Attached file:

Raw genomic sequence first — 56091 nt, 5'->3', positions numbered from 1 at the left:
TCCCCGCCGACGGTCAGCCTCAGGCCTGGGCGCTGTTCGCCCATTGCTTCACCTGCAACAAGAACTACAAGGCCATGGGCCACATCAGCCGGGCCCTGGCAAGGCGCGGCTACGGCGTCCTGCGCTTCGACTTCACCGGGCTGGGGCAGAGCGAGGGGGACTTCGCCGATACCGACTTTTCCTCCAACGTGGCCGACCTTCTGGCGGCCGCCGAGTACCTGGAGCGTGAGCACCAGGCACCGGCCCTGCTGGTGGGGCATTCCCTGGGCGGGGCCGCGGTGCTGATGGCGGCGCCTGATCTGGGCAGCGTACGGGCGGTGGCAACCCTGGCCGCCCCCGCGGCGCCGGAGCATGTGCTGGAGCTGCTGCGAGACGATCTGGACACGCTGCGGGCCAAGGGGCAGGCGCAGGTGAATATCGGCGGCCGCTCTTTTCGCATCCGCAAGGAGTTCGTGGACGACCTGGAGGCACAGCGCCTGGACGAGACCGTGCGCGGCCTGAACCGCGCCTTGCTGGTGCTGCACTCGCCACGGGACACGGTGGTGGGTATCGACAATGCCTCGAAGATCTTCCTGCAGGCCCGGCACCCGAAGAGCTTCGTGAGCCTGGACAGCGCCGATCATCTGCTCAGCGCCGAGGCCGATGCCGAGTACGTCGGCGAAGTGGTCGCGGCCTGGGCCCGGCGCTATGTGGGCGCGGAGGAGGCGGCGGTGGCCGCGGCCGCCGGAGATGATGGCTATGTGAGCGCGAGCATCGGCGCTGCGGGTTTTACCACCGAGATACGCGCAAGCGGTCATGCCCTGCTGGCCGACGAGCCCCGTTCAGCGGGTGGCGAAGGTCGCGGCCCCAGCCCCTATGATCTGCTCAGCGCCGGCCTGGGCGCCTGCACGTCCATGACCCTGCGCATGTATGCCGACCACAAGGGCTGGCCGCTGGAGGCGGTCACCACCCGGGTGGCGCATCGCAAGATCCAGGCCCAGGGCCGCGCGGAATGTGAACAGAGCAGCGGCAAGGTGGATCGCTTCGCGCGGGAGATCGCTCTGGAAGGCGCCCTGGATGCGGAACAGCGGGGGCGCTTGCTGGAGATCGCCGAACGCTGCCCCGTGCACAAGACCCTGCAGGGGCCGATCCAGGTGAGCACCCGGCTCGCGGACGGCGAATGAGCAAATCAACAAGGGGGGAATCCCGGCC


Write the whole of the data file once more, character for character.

Raw genomic sequence first — 56091 nt, 5'->3', positions numbered from 1 at the left:
TCCCCGCCGACGGTCAGCCTCAGGCCTGGGCGCTGTTCGCCCATTGCTTCACCTGCAACAAGAACTACAAGGCCATGGGCCACATCAGCCGGGCCCTGGCAAGGCGCGGCTACGGCGTCCTGCGCTTCGACTTCACCGGGCTGGGGCAGAGCGAGGGGGACTTCGCCGATACCGACTTTTCCTCCAACGTGGCCGACCTTCTGGCGGCCGCCGAGTACCTGGAGCGTGAGCACCAGGCACCGGCCCTGCTGGTGGGGCATTCCCTGGGCGGGGCCGCGGTGCTGATGGCGGCGCCTGATCTGGGCAGCGTACGGGCGGTGGCAACCCTGGCCGCCCCCGCGGCGCCGGAGCATGTGCTGGAGCTGCTGCGAGACGATCTGGACACGCTGCGGGCCAAGGGGCAGGCGCAGGTGAATATCGGCGGCCGCTCTTTTCGCATCCGCAAGGAGTTCGTGGACGACCTGGAGGCACAGCGCCTGGACGAGACCGTGCGCGGCCTGAACCGCGCCTTGCTGGTGCTGCACTCGCCACGGGACACGGTGGTGGGTATCGACAATGCCTCGAAGATCTTCCTGCAGGCCCGGCACCCGAAGAGCTTCGTGAGCCTGGACAGCGCCGATCATCTGCTCAGCGCCGAGGCCGATGCCGAGTACGTCGGCGAAGTGGTCGCGGCCTGGGCCCGGCGCTATGTGGGCGCGGAGGAGGCGGCGGTGGCCGCGGCCGCCGGAGATGATGGCTATGTGAGCGCGAGCATCGGCGCTGCGGGTTTTACCACCGAGATACGCGCAAGCGGTCATGCCCTGCTGGCCGACGAGCCCCGTTCAGCGGGTGGCGAAGGTCGCGGCCCCAGCCCCTATGATCTGCTCAGCGCCGGCCTGGGCGCCTGCACGTCCATGACCCTGCGCATGTATGCCGACCACAAGGGCTGGCCGCTGGAGGCGGTCACCACCCGGGTGGCGCATCGCAAGATCCAGGCCCAGGGCCGCGCGGAATGTGAACAGAGCAGCGGCAAGGTGGATCGCTTCGCGCGGGAGATCGCTCTGGAAGGCGCCCTGGATGCGGAACAGCGGGGGCGCTTGCTGGAGATCGCCGAACGCTGCCCCGTGCACAAGACCCTGCAGGGGCCGATCCAGGTGAGCACCCGGCTCGCGGACGGCGAATGAGCAAATCAACAAGGGGGGAATCCCGGCC